A mutual delivery model of library services at Devon County Council

Devon County Council has set up an independent staff- and community-owned social enterprise to run the county’s library service. This case study forms part of the Different delivery models - libraries (mutuals) section of our online Culture Hub.

The idea for this ‘mutual’ delivery model emerged in 2014, when the council asked its communities to consider options to save £1.5 million from the cost of the library service over three years (a 20 per cent reduction in the overall revenue budget). There was strong feedback that libraries played an important role in local communities and were highly valued. However, most people understood the financial pressures, and there was a willingness to explore other solutions.

Following extensive consultation with staff, communities and councillors, the decision was made to establish an independent public service mutual. Libraries Unlimited became operational in 2016 and now runs Devon’s 50 community libraries and four mobile libraries. Its strategic direction is set by a board of trustees (staff, community and independent trustees) who all have a passion for the future of libraries along with the vision, expertise and creativity to help the organisation develop and grow.

Libraries Unlimited has a five-year contract with the council with the potential to continue for a further five years. A commissioning arrangement sets out the outcomes anticipated and provides the framework for the relationship between the two organisations. Library staff were supportive of the move and had faith in the vision and purpose of the new organisation.

Library services at Devon County Council
Library services at Devon County Council. Photo credit: Libraries Unlimited


Impact of the project

The service worked to maintain a ‘business as usual’ approach with its customers. Behind the scenes, discussions on the value, mission and purpose of libraries led to a clearly defined mission – to bring ideas, imagination, knowledge and creativity to people’s lives and communities. Early on, the organisation developed its own appraisal process to reflect the new vision and values. It introduced a clearer focus on overall performance with more regular monitoring of the take-up of services, providing feedback to the trustees and Devon County Council, and considering new ways to reach more people.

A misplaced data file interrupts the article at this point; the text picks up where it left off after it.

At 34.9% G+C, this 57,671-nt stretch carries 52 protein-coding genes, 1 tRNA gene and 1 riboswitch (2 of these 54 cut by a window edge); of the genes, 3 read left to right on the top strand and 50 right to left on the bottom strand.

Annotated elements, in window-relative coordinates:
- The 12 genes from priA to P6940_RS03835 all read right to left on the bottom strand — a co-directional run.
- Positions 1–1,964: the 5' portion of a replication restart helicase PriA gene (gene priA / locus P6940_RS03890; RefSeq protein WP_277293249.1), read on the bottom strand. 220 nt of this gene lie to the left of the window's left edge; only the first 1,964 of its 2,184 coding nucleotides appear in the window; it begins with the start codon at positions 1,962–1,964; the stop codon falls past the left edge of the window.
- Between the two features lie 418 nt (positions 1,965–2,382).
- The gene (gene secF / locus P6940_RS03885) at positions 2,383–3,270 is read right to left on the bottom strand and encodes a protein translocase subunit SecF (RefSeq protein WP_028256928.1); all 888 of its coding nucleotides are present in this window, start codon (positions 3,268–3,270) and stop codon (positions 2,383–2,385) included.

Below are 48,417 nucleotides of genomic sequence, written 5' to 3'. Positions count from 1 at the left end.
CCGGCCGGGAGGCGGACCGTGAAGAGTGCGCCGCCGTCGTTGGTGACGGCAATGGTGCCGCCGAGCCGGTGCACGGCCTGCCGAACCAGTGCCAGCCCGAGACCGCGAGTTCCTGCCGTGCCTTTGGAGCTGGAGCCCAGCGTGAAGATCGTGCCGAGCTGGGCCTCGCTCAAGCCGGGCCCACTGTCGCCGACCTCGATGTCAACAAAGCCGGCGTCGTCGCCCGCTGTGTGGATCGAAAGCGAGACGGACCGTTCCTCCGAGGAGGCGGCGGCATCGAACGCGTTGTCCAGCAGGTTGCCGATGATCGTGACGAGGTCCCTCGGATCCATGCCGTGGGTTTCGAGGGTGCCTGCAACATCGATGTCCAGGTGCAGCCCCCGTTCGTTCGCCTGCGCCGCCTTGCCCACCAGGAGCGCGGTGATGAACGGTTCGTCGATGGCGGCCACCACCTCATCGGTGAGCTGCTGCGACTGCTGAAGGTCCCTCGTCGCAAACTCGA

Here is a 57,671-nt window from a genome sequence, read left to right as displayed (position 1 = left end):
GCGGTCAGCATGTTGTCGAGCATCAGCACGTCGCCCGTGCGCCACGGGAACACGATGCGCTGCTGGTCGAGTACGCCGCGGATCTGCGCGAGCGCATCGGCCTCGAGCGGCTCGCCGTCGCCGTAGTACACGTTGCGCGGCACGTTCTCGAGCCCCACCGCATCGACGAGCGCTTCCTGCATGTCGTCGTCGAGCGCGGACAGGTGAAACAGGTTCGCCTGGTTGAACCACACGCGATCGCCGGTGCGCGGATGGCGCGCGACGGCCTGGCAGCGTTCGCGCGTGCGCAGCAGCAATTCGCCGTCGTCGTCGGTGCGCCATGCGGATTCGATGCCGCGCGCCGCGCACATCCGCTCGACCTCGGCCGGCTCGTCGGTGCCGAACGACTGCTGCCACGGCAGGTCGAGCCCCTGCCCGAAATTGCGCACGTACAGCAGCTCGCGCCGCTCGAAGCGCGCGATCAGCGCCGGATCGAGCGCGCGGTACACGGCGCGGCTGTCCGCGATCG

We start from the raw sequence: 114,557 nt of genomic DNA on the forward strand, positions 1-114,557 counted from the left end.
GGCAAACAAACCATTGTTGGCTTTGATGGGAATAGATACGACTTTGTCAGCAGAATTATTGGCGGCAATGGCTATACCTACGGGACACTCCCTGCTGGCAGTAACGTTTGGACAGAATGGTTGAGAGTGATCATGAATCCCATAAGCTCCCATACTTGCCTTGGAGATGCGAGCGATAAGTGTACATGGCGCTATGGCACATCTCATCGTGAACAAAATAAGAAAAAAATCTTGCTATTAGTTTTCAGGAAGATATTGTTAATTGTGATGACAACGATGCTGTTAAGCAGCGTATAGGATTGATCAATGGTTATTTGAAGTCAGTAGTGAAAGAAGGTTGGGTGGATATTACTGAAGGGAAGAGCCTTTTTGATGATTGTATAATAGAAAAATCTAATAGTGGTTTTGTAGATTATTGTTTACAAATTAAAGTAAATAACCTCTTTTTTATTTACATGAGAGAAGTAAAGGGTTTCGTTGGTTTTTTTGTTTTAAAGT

There was strong political support from the start. Councillor Roger Croad, Cabinet Member for Community Services, said: “I am proud that we have delivered a strong and sustainable model that has professional staff and communities at its heart. The new service gives libraries the opportunity for greater community involvement and more flexibility, focus and opportunity to work collaboratively with customers, communities and partners to deliver a service that meets local need.” One year into the project, Libraries Unlimited is on course to deliver all £1.5 million savings by March 2018.

Looking to the future

Libraries Unlimited is developing new relationships with partners at the local, national and international levels. Its network of Friends Groups has expanded from 14 to 44 in two years, providing local support, fundraising and input. Arts Council England has awarded £200,000 from its Research Grants programme to a consortium including Libraries Unlimited and the University of Exeter, to investigate the social value of libraries.

Ciara Eastell, Chief Executive of Libraries Unlimited, said: “Making this change is not for the faint-hearted and is not a quick way to fix financial difficulties. We know that there will be continued challenges for us and the wider library sector around funding. We will tackle these challenges with a sense of optimism and ambition which will, I’m sure, enable our libraries to provide more of what our communities really need in the future.”  

Key learning points

Factors behind the project’s success include:

  • An ambitious and positive vision for the future of libraries and recognition of their importance in supporting strong and resilient communities.
  • Engaged and supportive councillors and officers, and a willingness by leaders and managers to venture into the unknown with a ‘can do’ spirit, energy and commitment.
  • Funding provision for high-quality independent financial and legal support.  

For further information contact Ciara Eastell, Chief Executive, Libraries Unlimited: [email protected]

You can read more about Devon's Libraries Unlimited on GOV.UK.

Additionally, you can find wider guidance and more case studies on GOV.UK's Libraries: alternative delivery models toolkit.


This case study has been developed in conjunction with Arts Council England